Dynamics of Cases Litigated Against Georgia in the European Court of Human Rights through the Prism of Court’s Institutional Evolution

The document was first published in December 2022. It is the updated version, including the data for 2022.

The relationship between Georgia and the European Court of Human Rights counts for 23 years. During this term, thousands of complaints were lodged against Georgia. The number of applications was notable from the first years of the ratification of the Convention and reached its peak in 2008. However, since 2013, compared to previous years, the number of filed complaints has sharply decreased, which provoked great curiosity among various actors within the country.

As the reasons for the change in the number of complaints filed against Georgia have not been analysed, with the current knowledge, it is impossible to talk about the causal relationships. Therefore, the research aims to study the factors affecting the dynamics of cases against Georgia in the European Court. Additionally, a separate chapter is devoted to exploring the Court's Institutional Evolution and reforms implemented in the European Court, which directly impacted the dynamics of cases in the Court.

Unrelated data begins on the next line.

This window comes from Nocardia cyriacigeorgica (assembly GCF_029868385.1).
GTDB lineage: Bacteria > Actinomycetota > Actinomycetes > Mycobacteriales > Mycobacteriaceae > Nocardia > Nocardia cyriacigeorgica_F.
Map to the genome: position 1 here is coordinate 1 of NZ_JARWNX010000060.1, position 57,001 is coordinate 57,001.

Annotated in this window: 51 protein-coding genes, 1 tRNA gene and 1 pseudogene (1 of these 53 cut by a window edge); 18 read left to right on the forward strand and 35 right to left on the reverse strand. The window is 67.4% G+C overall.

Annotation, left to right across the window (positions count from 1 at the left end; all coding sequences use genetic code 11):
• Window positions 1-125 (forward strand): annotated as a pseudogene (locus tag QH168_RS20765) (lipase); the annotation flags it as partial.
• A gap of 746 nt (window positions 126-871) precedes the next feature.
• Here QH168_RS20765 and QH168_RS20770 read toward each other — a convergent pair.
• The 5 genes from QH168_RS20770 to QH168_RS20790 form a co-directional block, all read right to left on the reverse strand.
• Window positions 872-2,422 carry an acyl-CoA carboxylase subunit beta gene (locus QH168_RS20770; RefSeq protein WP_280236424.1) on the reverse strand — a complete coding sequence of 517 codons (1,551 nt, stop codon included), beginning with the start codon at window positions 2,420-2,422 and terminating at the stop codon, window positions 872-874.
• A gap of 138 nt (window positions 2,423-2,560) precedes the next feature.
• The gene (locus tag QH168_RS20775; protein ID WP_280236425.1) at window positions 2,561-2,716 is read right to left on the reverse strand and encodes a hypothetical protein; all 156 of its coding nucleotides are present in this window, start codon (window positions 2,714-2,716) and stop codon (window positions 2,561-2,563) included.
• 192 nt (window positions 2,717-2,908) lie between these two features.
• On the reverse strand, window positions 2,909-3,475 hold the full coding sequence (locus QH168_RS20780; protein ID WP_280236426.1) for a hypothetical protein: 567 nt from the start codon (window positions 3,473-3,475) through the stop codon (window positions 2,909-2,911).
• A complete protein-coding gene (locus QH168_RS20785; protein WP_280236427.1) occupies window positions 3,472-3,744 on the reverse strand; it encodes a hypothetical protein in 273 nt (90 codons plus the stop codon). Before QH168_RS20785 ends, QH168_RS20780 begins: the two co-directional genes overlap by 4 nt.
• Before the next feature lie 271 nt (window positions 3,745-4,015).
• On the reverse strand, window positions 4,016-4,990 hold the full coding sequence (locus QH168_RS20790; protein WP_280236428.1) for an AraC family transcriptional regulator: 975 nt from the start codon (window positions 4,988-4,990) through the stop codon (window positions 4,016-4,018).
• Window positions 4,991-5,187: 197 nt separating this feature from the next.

The research proves that the dynamics of the cases against Georgia in the European Court are determined by endogenous (including the state efforts carried out at different times in the field of human rights protection) and exogenous factors, where the latter is substantial. One of the most visible exogenous factors is the Russian-led campaign after the war in 2008, bringing more than 3,300 complaints against Georgia (almost 50% of the complaints filed since Georgia's ratification of the Convention). However, they were struck out or declared inadmissible by the Court in later years.

See the attached file for the entire document.


Tamar Ketsbaia